But it also means we’re handing out data to people who might not be adequately prepared to hear it, and who might not actually understand what they’re getting. Testing positive for a genetic mutation often doesn’t mean you’ll get the associated disease, and we still don’t really understand how exactly genes impact your overall health. Before, when you had to get your genetic information through a counselor, a trained expert walked you through the process and explained the complex factors that go into disease risk. Now you get your answer from a website.

There’s a lot to unpack about this new BRCA test, so let’s take a few minutes to discuss what’s at stake here.

What is BRCA, anyway?

Inside your cells, you have a set of proteins whose only job is to identify and fix mistakes in your DNA. Every time your cells divide (which, by the way, happens millions of times a day), they have to replicate your genetic code to pass it along. Individual mutations—which is what we call any mistake in your DNA—happen all the time, but your repair proteins fix most of them before they cause any harm. Mutations most often come in the form of one DNA building block being swapped for another, but sometimes they occur because a DNA strand breaks, and the repair protein mends the strand imperfectly. Maybe a piece is lost, or the wrong end of the strand gets stuck back on. If just one strand snaps, the repair proteins can usually match the right end. But if both strands break at once, repair proteins struggle to make it right.

This is why the majority of women with BRCA1 and 2 mutations go on to develop breast cancer. In the general population, 12 percent of women develop the disease at some point in their life. But having certain BRCA1 or 2 mutations ups those odds to 72 and 69 percent, respectively. It also increases your chance of getting ovarian cancer, though not by nearly as much.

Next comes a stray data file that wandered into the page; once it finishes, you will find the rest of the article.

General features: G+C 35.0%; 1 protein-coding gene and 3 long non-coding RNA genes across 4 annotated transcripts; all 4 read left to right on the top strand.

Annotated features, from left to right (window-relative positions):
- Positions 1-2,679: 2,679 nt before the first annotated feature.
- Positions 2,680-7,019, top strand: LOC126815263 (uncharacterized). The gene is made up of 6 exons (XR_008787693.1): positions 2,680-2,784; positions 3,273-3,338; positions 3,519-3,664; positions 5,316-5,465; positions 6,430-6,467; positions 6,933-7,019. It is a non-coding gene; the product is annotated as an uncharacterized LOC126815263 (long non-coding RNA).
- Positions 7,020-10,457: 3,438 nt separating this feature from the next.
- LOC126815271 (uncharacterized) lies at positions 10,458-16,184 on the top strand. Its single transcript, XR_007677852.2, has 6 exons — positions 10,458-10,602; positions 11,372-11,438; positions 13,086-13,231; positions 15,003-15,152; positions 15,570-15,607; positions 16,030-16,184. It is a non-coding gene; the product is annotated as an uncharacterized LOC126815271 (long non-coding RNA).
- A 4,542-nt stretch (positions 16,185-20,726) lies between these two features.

These mutations are inherited, so women with a strong family history of breast cancer—especially family members who got cancer in both breasts and/or at an early age—are often encouraged to get a genetic test. Being a carrier of these mutated genes doesn’t necessarily mean you’ll develop breast cancer, but it increases your odds so much that doctors tell people with positive results to get screened for cancer earlier and more often.

Does the 23andMe test work?

In order to get greenlit by the FDA, 23andMe had to prove that their test was clinically valid, meaning it can detects BRCA1/2 mutations with high accuracy and precision.

The big caveat here is that the 23andMe test only looks for three possible mutations out of more than 1,000 known variations. Not all of those are harmful, but many are, and the 23andMe test can’t tell you whether or not you have most of them. A negative result means you don’t have the three most common BRCA1/2 mutations, but you might have others.

It’s also worth noting that these three mutations are almost exclusively found in the Ashkenazi Jewish population. Though you may have Jewish heritage that you’re unaware of, most people not of Ashkenazi descent are going to test negative through 23andMe regardless of whether or not they’re actually a carrier for other BRCA mutations.

Should I get the 23andMe BRCA test?